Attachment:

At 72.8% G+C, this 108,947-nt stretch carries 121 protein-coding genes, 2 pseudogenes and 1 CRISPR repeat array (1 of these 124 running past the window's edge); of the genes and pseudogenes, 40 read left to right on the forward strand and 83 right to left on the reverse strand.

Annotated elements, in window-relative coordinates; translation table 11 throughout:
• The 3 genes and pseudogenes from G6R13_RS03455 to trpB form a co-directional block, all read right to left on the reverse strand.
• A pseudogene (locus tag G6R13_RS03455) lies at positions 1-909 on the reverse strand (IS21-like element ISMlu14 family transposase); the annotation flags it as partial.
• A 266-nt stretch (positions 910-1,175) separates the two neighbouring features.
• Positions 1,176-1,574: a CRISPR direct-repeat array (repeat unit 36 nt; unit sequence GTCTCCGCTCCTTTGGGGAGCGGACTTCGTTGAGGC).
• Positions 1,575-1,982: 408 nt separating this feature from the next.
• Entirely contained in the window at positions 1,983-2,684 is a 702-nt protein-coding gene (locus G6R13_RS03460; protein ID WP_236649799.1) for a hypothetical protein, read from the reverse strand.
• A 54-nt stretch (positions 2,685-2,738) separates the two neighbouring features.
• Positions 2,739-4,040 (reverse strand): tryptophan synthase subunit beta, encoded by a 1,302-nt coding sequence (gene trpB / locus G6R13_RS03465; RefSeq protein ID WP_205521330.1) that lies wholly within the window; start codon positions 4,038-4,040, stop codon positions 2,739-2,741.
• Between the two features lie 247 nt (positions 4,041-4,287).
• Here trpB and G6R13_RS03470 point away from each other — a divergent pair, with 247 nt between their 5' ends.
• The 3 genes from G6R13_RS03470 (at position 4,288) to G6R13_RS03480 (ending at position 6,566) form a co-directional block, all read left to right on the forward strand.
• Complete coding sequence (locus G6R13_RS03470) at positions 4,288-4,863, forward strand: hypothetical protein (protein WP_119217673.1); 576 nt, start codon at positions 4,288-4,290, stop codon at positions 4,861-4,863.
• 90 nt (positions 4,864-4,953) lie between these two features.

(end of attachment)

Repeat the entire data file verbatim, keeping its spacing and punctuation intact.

At 72.8% G+C, this 108,947-nt stretch carries 121 protein-coding genes, 2 pseudogenes and 1 CRISPR repeat array (1 of these 124 running past the window's edge); of the genes and pseudogenes, 40 read left to right on the forward strand and 83 right to left on the reverse strand.

Annotated elements, in window-relative coordinates; translation table 11 throughout:
• The 3 genes and pseudogenes from G6R13_RS03455 to trpB form a co-directional block, all read right to left on the reverse strand.
• A pseudogene (locus tag G6R13_RS03455) lies at positions 1-909 on the reverse strand (IS21-like element ISMlu14 family transposase); the annotation flags it as partial.
• A 266-nt stretch (positions 910-1,175) separates the two neighbouring features.
• Positions 1,176-1,574: a CRISPR direct-repeat array (repeat unit 36 nt; unit sequence GTCTCCGCTCCTTTGGGGAGCGGACTTCGTTGAGGC).
• Positions 1,575-1,982: 408 nt separating this feature from the next.
• Entirely contained in the window at positions 1,983-2,684 is a 702-nt protein-coding gene (locus G6R13_RS03460; protein ID WP_236649799.1) for a hypothetical protein, read from the reverse strand.
• A 54-nt stretch (positions 2,685-2,738) separates the two neighbouring features.
• Positions 2,739-4,040 (reverse strand): tryptophan synthase subunit beta, encoded by a 1,302-nt coding sequence (gene trpB / locus G6R13_RS03465; RefSeq protein ID WP_205521330.1) that lies wholly within the window; start codon positions 4,038-4,040, stop codon positions 2,739-2,741.
• Between the two features lie 247 nt (positions 4,041-4,287).
• Here trpB and G6R13_RS03470 point away from each other — a divergent pair, with 247 nt between their 5' ends.
• The 3 genes from G6R13_RS03470 (at position 4,288) to G6R13_RS03480 (ending at position 6,566) form a co-directional block, all read left to right on the forward strand.
• Complete coding sequence (locus G6R13_RS03470) at positions 4,288-4,863, forward strand: hypothetical protein (protein WP_119217673.1); 576 nt, start codon at positions 4,288-4,290, stop codon at positions 4,861-4,863.
• 90 nt (positions 4,864-4,953) lie between these two features.